Wow, talk about dark and intriguing. I can't wait to read this book, and I'm sure you'll be the same. Check out Jen's blog for updates.

So who is this person who has hooked me so thoroughly on her work?


Jen Barton was born in Williamsport, Pennsylvania in 1971 and spent much of her life on the East Coast. In 2008, at age 36, she and her family moved to California. With two cars, she and her husband moved two dogs, two guinea pigs, a cornsnake and their 10-year old daughter across the country. She counts the five day road trip, including a near escape by both dogs on Day 3, as one of her best experiences to date.

In 2009, with a Bachelor of Arts in English and Philosophy from Millersville University, Barton realized her childhood dream to become a writer. One van full of bored kids, one long day of travel, and Fiona Thorn was born. She's been writing ever since.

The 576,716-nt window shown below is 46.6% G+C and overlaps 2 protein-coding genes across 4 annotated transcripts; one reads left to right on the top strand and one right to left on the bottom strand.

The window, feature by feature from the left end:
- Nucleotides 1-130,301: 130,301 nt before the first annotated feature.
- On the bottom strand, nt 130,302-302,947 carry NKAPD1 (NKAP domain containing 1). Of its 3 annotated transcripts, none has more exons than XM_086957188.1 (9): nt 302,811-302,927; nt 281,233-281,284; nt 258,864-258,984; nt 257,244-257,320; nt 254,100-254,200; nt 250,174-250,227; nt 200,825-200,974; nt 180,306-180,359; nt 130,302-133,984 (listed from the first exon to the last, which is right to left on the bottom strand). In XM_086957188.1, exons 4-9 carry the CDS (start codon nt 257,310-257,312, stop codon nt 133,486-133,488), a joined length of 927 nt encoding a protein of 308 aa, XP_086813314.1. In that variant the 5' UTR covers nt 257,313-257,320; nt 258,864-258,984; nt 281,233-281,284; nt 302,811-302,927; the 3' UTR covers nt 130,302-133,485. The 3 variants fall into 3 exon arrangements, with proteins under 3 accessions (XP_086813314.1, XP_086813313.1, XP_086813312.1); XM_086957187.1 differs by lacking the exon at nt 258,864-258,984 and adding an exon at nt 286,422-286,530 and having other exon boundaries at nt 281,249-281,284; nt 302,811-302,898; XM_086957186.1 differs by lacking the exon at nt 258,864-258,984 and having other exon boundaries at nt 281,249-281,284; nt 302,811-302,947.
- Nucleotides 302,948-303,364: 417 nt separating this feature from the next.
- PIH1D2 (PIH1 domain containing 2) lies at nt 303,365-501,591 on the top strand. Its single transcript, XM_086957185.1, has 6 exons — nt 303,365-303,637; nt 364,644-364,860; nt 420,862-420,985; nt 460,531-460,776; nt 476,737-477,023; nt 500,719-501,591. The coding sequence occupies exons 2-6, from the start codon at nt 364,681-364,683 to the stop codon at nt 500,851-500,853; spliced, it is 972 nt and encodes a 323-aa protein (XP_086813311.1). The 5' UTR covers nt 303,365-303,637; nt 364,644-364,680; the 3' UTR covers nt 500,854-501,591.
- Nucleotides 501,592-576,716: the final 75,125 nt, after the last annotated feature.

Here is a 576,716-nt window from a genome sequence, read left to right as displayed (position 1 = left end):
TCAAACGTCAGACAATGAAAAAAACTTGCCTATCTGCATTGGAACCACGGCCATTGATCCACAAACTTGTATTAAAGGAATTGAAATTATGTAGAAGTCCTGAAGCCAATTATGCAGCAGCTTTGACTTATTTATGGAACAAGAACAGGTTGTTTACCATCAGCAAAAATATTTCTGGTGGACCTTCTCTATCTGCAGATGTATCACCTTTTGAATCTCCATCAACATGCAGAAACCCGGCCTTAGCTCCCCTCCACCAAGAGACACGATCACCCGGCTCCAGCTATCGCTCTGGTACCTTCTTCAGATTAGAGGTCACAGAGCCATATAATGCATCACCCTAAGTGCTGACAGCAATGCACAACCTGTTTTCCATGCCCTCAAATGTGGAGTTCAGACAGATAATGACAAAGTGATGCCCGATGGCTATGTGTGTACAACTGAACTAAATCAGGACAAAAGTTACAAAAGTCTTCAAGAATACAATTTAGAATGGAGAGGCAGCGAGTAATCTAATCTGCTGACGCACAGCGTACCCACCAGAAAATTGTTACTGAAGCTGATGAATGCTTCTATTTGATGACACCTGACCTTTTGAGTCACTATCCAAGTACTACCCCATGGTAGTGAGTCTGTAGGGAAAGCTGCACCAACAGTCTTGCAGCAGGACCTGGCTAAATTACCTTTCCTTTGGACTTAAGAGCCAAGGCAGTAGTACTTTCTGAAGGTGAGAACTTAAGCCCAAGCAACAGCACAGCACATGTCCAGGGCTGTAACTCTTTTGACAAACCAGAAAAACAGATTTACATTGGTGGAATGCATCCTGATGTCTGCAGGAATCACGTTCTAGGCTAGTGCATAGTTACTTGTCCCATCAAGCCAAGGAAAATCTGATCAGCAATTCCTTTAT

When not taxiing her teenage daughter hither and yon, Barton loves reading (especially fantasy by George R. R. Martin, Scott Lynch and Patrick Rothfuss, cooking (anything with pasta is a hit), and writing (magical worlds with obstinate teen girls is always a favorite).

In 2012 Barton's first book, the fantasy adventure Fiona Thorn and the Carapacem Spell, was awarded an Honorable Mention in the Southern California Book Festival. Later that year Barton was named 1st Runner Up in America's Next Author for her compelling short story of an old woman trapped in her own body, "Movin' On Up."

In 2013 she released the warm-hearted, whimsical picture book, If Chocolate Were Purple. And when not thinking of silly things to amuse children she enjoys fostering Great Danes. It is her sincere belief that were her heart ever to unfortunately split open like a peach, a soft spot (the size of 6,000 stacked Great Danes) for children and animals would be found.

Jen can be found at 

1 comment:

  1. Anyone like Jen who has gone through a five-day cross country move definitely catches my interest ;) Fantasy can be an iffy genre for me to gravitate toward, but based on the excerpt, I'd say her book is worth a closer look.